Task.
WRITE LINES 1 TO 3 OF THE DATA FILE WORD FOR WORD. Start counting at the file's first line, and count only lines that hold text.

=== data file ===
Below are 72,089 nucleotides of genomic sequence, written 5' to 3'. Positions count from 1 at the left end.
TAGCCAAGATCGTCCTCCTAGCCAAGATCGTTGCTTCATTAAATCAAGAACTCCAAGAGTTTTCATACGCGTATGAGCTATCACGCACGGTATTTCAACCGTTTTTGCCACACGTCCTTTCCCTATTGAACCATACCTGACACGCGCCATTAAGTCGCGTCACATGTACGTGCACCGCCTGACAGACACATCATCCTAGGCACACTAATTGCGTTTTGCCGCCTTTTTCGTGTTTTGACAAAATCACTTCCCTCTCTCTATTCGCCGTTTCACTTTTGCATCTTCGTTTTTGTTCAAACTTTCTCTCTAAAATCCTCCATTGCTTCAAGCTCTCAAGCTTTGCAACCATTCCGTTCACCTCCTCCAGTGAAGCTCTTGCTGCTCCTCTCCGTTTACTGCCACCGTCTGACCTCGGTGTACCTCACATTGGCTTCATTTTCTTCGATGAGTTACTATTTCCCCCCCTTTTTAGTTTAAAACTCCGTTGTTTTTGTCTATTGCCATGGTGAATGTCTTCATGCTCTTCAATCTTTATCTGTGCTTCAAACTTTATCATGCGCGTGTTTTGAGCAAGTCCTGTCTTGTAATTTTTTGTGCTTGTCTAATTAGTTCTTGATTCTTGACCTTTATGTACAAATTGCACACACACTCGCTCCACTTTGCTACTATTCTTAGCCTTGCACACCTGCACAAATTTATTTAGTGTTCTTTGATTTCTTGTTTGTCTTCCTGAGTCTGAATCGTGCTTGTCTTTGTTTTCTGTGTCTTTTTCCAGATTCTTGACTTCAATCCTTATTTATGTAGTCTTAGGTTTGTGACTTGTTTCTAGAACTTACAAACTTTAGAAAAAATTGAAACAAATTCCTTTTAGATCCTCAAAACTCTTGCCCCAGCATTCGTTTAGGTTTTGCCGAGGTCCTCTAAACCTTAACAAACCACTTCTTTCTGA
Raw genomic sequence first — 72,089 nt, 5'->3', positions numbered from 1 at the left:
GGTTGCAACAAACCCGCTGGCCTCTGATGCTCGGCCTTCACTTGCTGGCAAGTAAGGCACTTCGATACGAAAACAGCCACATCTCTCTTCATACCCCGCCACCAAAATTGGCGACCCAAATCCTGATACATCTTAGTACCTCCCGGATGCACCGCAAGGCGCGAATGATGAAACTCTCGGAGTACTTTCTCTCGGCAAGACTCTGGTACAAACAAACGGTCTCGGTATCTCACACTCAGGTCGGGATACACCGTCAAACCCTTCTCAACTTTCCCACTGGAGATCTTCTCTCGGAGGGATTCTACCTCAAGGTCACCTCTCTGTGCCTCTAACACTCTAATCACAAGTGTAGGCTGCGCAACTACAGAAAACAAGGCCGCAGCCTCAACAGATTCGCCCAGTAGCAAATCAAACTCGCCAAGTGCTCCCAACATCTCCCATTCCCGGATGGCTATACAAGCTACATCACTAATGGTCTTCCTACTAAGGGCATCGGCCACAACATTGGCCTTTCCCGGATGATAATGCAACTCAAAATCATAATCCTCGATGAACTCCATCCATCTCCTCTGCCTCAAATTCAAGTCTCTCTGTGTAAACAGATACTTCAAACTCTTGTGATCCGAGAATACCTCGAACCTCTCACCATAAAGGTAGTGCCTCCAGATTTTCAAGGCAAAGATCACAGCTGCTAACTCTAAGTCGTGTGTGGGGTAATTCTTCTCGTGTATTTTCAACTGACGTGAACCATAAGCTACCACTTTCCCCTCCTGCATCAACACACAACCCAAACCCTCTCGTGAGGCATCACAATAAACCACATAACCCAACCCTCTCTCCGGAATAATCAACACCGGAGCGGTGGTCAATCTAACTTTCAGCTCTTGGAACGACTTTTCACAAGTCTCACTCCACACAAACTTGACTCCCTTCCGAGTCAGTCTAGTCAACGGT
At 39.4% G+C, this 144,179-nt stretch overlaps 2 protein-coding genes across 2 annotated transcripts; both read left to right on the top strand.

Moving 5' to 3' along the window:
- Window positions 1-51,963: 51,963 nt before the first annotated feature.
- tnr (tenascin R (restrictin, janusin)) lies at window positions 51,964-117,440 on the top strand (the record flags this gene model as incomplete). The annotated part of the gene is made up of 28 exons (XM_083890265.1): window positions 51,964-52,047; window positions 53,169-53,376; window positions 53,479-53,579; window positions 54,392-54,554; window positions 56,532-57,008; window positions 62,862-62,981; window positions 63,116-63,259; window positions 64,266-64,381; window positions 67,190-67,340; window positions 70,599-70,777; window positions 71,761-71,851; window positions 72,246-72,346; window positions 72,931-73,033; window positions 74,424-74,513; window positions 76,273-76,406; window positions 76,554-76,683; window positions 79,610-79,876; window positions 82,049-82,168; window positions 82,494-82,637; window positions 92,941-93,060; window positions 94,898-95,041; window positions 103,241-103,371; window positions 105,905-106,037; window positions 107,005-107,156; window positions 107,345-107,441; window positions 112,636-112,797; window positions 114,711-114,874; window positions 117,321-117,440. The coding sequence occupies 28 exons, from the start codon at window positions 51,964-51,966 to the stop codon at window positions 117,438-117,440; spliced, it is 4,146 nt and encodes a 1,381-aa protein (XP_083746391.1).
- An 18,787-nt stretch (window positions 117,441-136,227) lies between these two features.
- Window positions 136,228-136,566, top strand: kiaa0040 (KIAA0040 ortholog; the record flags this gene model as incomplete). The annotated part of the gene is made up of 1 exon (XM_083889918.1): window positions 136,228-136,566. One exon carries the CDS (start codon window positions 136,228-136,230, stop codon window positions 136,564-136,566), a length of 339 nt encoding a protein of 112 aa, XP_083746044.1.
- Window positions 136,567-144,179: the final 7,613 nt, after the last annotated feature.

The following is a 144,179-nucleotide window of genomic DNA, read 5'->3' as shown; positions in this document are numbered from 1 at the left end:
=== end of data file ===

Below are 72,089 nucleotides of genomic sequence, written 5' to 3'. Positions count from 1 at the left end.
TAGCCAAGATCGTCCTCCTAGCCAAGATCGTTGCTTCATTAAATCAAGAACTCCAAGAGTTTTCATACGCGTATGAGCTATCACGCACGGTATTTCAACCGTTTTTGCCACACGTCCTTTCCCTATTGAACCATACCTGACACGCGCCATTAAGTCGCGTCACATGTACGTGCACCGCCTGACAGACACATCATCCTAGGCACACTAATTGCGTTTTGCCGCCTTTTTCGTGTTTTGACAAAATCACTTCCCTCTCTCTATTCGCCGTTTCACTTTTGCATCTTCGTTTTTGTTCAAACTTTCTCTCTAAAATCCTCCATTGCTTCAAGCTCTCAAGCTTTGCAACCATTCCGTTCACCTCCTCCAGTGAAGCTCTTGCTGCTCCTCTCCGTTTACTGCCACCGTCTGACCTCGGTGTACCTCACATTGGCTTCATTTTCTTCGATGAGTTACTATTTCCCCCCCTTTTTAGTTTAAAACTCCGTTGTTTTTGTCTATTGCCATGGTGAATGTCTTCATGCTCTTCAATCTTTATCTGTGCTTCAAACTTTATCATGCGCGTGTTTTGAGCAAGTCCTGTCTTGTAATTTTTTGTGCTTGTCTAATTAGTTCTTGATTCTTGACCTTTATGTACAAATTGCACACACACTCGCTCCACTTTGCTACTATTCTTAGCCTTGCACACCTGCACAAATTTATTTAGTGTTCTTTGATTTCTTGTTTGTCTTCCTGAGTCTGAATCGTGCTTGTCTTTGTTTTCTGTGTCTTTTTCCAGATTCTTGACTTCAATCCTTATTTATGTAGTCTTAGGTTTGTGACTTGTTTCTAGAACTTACAAACTTTAGAAAAAATTGAAACAAATTCCTTTTAGATCCTCAAAACTCTTGCCCCAGCATTCGTTTAGGTTTTGCCGAGGTCCTCTAAACCTTAACAAACCACTTCTTTCTGA
Raw genomic sequence first — 72,089 nt, 5'->3', positions numbered from 1 at the left: